Viability analysis of reef fish populations based on limited demographic information

Jeffrey Wielgus, Ford Ballantyne IV, Enric Sala, Leah Gerber

Research output: Contribution to journalArticle

11 Scopus citations

Abstract

Marine protected areas (MPAs) that allow some degree of artisanal fishing have been proposed to control the overexploitation of marine resources while allowing extraction by local communities. Nevertheless, the management of MPAs is often impaired by the absence of data on the status of their resources. We devised a method to estimate population growth rates with the type of data that are usually available for reef fishes. We used 7 years of spatially explicit abundance data on the leopard grouper (Mycteroperca rosacea) in an MPA in the Gulf of California, Mexico, to construct a matrix population model that incorporated the effects of El Niño/La Niña Southern Oscillation on population dynamics. An environmental model that estimated different demographic estimates for El Niño and La Niña periods performed better than a single-environment model, and a single-habitat model performed better than a model that considered different depths as different habitats. Our results suggest that the population of the leopard grouper off the main island of the MPA is not viable under present conditions. Although the impact of fishing on leopard grouper populations in the MPA has not yet been established, fishing should be closed as a precautionary measure at this island if a priority of the MPA is to ensure the sustainability of its fish populations.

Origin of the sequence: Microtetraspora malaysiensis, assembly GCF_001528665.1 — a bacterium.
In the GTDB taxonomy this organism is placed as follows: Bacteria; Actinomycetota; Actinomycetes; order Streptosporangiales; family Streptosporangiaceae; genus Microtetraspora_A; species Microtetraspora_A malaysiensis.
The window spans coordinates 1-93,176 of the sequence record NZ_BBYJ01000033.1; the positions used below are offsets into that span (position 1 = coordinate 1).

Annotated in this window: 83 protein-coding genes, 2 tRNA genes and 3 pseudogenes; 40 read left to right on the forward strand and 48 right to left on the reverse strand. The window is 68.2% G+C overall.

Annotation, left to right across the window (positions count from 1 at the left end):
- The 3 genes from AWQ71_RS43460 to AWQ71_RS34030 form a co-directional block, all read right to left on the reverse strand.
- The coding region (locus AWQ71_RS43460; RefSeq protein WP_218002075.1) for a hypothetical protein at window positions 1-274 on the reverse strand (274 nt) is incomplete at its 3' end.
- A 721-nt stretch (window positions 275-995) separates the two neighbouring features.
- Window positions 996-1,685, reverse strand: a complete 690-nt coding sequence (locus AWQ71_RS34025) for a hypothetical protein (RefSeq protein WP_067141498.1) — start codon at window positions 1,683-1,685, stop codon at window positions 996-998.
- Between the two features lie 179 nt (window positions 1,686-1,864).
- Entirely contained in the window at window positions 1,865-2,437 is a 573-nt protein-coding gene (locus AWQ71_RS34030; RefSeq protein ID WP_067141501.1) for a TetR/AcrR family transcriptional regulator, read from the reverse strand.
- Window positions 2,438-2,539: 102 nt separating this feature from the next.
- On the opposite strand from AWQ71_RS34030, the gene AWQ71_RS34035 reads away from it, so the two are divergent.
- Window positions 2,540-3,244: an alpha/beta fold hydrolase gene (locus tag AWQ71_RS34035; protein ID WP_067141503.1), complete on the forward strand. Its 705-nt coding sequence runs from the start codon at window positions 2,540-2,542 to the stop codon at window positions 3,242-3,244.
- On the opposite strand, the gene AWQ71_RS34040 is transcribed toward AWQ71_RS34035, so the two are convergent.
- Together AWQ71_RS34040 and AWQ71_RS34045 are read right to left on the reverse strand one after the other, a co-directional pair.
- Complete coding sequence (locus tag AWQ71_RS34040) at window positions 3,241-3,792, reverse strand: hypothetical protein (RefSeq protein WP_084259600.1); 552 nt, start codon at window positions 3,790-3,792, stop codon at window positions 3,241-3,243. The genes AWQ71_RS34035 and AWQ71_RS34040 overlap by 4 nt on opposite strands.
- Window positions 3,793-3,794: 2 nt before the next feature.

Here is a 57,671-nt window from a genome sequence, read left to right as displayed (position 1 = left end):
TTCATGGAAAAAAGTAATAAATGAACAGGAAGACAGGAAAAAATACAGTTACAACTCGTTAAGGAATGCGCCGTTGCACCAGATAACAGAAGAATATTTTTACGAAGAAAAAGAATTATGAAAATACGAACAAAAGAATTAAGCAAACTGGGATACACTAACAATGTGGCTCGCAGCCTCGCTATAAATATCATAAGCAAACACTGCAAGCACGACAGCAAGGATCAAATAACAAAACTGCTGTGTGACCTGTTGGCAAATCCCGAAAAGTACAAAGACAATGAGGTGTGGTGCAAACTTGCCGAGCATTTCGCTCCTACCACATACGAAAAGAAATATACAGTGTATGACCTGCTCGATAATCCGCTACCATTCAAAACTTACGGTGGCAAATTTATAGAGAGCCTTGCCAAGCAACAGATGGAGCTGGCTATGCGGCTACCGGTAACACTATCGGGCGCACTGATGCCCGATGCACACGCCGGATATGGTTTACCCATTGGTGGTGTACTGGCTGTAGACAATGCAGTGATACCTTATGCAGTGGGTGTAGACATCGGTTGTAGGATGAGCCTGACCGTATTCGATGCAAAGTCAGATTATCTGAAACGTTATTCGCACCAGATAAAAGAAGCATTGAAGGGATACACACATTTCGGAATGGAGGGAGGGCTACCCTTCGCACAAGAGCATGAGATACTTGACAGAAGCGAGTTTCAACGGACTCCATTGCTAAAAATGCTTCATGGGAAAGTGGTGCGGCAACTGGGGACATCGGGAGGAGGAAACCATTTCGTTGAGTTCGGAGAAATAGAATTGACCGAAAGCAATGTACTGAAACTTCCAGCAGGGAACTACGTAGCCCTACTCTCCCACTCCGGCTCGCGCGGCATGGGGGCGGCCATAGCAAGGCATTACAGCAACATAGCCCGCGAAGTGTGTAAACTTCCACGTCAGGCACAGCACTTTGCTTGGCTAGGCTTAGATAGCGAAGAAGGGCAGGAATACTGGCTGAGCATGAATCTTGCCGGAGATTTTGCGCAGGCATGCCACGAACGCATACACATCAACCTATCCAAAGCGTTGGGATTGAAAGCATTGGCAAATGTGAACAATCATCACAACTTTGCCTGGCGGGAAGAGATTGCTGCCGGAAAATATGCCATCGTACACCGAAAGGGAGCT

Original languageEnglish (US)
Pages (from-to)447-454
Number of pages8
JournalConservation Biology
Volume21
Issue number2
DOIs
StatePublished - Apr 1 2007

Keywords

  • El Niño
  • Environmental variability
  • Gulf of California
  • Marine protected areas
  • Matrix population models
  • Mycteroperca
  • Population viability analysis
  • Reef fish

ASJC Scopus subject areas

  • Ecology, Evolution, Behavior and Systematics
  • Ecology
  • Nature and Landscape Conservation

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